Review – Stud by Kelly Siskind

Posted May 18, 2018 by smutmatters in Contemporary, Reviews / 0 Comments

Review – Stud by Kelly SiskindStud by Kelly Siskind
Series: One Wild Wish #2
Published by CD Books on January 31st, 2018
Genres: Contemporary, Romance
Pages: 347
Format: eARC
Source: Purchased
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This Habitat for Humanity build is about to erect more than walls...

I don’t fall for the bad boy or try to tie down the commitment-phobe. Nope. Those dating ruts would be understandable. My pattern of hunky male crushing involves falling for gay men.

So when I meet Owen Phillips at a Habitat for Humanity project, a man as sexy as a cowboy drenched in sunset, I refrain from flirting openly. I do my darndest to gauge his interest first.

Unfortunately, after sharing lunches and falling hard for my construction hunk, I catch another man squeezing his fine behind.

Turns out the butt squeezer is Owen’s brother, not a lover, and I’m about to embarrass the heck out of myself…

STUD is a full-length, standalone Smart, Sexy Romantic Comedy. One-click your copy today!

Stud by Kelly Siskind was… fine. I really liked Ainsley, and I loved her job. I have absolutely no fashion or shopping talent whatsoever, and I very much wish that I did, so reading about someone who does, and has built a life for herself with that talent, was so fun. I completely understand why she’s so frustrated with her current business model in the beginning of the book, and liked watching her figure out how to change it and get the life she really wants.

And I liked Owen. By all accounts he’s a nice guy in a shitty situation with his not-quite-ex-wife. He builds houses for Habitat for Humanity and is trying to grow a woodworking/furniture-building business on the side.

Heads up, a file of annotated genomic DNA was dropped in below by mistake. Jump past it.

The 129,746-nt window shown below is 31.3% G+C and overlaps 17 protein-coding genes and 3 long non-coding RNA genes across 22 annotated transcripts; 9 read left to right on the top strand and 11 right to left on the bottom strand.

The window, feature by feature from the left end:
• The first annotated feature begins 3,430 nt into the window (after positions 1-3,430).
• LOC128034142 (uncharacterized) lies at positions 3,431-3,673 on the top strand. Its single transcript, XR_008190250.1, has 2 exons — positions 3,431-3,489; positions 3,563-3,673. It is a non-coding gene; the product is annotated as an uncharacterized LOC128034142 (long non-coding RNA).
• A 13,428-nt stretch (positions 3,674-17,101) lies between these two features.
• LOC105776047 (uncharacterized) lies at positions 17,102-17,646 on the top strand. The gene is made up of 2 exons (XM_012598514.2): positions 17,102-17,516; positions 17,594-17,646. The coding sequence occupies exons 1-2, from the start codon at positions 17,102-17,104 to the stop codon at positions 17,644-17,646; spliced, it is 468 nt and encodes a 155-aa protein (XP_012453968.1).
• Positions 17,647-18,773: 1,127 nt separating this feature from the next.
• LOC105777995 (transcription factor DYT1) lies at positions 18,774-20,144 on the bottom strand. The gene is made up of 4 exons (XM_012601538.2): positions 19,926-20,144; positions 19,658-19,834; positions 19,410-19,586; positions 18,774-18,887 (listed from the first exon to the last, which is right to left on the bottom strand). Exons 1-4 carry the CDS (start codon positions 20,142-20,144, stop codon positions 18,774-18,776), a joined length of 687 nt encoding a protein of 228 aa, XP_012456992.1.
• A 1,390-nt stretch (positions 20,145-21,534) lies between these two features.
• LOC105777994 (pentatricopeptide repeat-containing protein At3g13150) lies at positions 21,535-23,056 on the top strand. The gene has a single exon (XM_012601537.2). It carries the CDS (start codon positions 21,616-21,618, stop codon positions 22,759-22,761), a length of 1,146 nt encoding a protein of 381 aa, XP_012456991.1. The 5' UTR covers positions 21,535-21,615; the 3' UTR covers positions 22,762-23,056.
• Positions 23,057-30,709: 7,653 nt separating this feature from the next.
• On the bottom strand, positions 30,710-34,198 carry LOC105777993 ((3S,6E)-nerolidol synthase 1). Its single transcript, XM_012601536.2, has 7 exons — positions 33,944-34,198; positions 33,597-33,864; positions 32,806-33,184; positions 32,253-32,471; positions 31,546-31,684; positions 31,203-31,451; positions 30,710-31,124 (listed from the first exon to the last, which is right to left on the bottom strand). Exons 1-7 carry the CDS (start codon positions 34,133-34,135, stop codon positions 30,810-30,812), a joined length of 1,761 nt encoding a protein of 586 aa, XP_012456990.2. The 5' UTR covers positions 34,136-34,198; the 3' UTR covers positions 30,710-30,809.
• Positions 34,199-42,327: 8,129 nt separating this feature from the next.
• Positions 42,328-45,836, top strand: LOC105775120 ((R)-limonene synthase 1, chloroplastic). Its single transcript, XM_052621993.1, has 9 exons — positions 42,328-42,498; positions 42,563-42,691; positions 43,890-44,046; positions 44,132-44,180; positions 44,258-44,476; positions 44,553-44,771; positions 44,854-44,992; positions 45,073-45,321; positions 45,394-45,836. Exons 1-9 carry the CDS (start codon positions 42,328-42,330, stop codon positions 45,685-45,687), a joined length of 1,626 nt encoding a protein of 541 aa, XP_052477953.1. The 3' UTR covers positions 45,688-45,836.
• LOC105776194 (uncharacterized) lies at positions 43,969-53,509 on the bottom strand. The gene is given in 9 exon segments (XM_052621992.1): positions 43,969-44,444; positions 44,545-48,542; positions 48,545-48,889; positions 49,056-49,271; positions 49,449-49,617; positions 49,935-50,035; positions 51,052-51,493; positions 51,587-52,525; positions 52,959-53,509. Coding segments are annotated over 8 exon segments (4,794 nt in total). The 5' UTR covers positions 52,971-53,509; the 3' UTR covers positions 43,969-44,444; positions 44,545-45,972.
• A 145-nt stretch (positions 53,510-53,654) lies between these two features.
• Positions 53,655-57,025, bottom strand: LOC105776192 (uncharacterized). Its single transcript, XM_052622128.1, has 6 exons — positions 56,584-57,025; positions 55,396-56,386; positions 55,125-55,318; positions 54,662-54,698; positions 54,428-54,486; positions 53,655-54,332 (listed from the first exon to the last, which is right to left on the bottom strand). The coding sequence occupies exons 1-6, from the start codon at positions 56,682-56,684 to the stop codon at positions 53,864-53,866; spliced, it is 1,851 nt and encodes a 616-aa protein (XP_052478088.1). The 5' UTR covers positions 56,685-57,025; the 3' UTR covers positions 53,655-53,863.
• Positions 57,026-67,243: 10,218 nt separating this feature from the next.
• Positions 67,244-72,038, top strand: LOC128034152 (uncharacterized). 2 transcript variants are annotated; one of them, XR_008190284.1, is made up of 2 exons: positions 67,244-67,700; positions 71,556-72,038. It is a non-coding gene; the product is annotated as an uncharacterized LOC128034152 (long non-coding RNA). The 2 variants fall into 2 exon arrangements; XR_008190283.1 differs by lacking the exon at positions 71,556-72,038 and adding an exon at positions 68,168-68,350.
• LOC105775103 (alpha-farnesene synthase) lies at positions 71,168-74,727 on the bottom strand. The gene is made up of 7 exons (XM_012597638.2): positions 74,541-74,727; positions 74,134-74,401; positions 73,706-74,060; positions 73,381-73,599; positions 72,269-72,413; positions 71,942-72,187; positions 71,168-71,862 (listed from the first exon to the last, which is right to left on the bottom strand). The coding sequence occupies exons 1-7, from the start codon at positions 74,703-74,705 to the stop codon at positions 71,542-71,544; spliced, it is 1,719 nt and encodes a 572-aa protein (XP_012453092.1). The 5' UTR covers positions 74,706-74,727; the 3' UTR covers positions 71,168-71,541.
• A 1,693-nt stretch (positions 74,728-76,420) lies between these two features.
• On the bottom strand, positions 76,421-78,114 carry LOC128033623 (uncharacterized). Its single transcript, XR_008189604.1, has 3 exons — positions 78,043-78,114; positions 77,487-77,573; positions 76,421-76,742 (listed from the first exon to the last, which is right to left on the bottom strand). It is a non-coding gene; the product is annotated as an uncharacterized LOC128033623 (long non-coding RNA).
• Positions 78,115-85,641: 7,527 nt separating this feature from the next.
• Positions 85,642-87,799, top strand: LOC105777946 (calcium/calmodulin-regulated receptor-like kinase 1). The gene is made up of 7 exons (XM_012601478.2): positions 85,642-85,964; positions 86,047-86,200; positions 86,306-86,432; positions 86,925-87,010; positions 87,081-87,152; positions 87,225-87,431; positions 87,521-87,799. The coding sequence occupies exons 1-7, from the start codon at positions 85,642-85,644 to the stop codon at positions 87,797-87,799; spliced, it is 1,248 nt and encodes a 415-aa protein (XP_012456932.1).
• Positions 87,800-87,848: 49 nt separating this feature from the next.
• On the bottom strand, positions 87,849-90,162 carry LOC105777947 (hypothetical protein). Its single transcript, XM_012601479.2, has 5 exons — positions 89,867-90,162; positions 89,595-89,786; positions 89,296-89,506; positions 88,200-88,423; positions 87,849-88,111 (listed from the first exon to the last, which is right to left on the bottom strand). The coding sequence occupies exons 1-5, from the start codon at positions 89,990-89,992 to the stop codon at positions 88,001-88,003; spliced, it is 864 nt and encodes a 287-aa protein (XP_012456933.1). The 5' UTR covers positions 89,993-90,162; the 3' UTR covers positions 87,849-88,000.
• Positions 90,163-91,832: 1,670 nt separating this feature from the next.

However. Together, these two were just… fine. I didn’t really understand most of Owen’s decisions. Ainsley’s biggest relationship hurdle is honesty. (Again, one dude cheated on her, so now all men are suspect). So Owen decides that the best way to make sure Ainsley doesn’t think he’s lying is… to lie to her. It doesn’t make a lot of sense. And he doesn’t just not tell her about certain pieces of his life, he actively tells her lies. Repeatedly. In order to…. make her see how honest he is? Not lie to her?

I was annoyed by the portrayal of Owen’s ex-wife, too. She’s another woman who’s just a bitch for no reason. She’s apparently having Ainsley followed, sending nasty text messages and having her friends send nasty text messages, and mailing pictures (which – mailing? She can get Ainsley’s phone number to send nasty texts, but has to snail mail pictures?) of things that are innocent but have been edited to look like they weren’t. She refuses to admit the marriage is over, despite the fact that Owen left her about a year ago, and MOVED TO ANOTHER STATE. Again – no reason, this is just because this is how exes are generally portrayed in romance.

This was a case of insta-love on both sides, which isn’t really my favorite trope. Insta-lust, sure, hand that shit over. But actual love after a conversation and maybe one night together is a little farfetched for me to buy into.

This is the 2nd book in a series, but it read just fine as a standalone. I liked the writing, so I would probably try at least one more Kelly Siskind book, but this one was just mediocre.

About Kelly Siskind

A small-town girl at heart, Kelly moved from the city to open a cheese shop with her husband in northern Ontario. When she’s not neck deep in cheese or out hiking, you can find her, notepad in hand, scribbling down one of the many plot bunnies bouncing around in her head.

She laughs at her own jokes and has been known to eat her feelings—gummy bears heal all. She’s also an incurable romantic, devouring romance novels into the wee hours of the morning.

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